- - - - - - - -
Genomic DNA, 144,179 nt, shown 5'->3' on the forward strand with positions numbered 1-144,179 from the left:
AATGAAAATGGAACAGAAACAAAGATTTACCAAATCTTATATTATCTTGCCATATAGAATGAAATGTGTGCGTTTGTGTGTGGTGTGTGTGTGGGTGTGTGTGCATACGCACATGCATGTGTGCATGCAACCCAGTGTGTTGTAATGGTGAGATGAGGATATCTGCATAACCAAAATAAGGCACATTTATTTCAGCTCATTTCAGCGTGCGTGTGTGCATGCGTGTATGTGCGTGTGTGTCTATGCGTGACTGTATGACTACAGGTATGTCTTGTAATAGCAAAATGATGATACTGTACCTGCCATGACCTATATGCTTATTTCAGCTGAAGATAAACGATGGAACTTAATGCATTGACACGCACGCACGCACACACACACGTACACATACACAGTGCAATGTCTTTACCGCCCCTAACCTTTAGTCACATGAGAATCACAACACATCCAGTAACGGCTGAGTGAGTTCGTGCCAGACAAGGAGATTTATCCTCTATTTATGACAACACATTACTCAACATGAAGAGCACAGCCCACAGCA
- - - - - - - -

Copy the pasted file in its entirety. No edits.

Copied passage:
Genomic DNA, 144,179 nt, shown 5'->3' on the forward strand with positions numbered 1-144,179 from the left:
AATGAAAATGGAACAGAAACAAAGATTTACCAAATCTTATATTATCTTGCCATATAGAATGAAATGTGTGCGTTTGTGTGTGGTGTGTGTGTGGGTGTGTGTGCATACGCACATGCATGTGTGCATGCAACCCAGTGTGTTGTAATGGTGAGATGAGGATATCTGCATAACCAAAATAAGGCACATTTATTTCAGCTCATTTCAGCGTGCGTGTGTGCATGCGTGTATGTGCGTGTGTGTCTATGCGTGACTGTATGACTACAGGTATGTCTTGTAATAGCAAAATGATGATACTGTACCTGCCATGACCTATATGCTTATTTCAGCTGAAGATAAACGATGGAACTTAATGCATTGACACGCACGCACGCACACACACACGTACACATACACAGTGCAATGTCTTTACCGCCCCTAACCTTTAGTCACATGAGAATCACAACACATCCAGTAACGGCTGAGTGAGTTCGTGCCAGACAAGGAGATTTATCCTCTATTTATGACAACACATTACTCAACATGAAGAGCACAGCCCACAGCA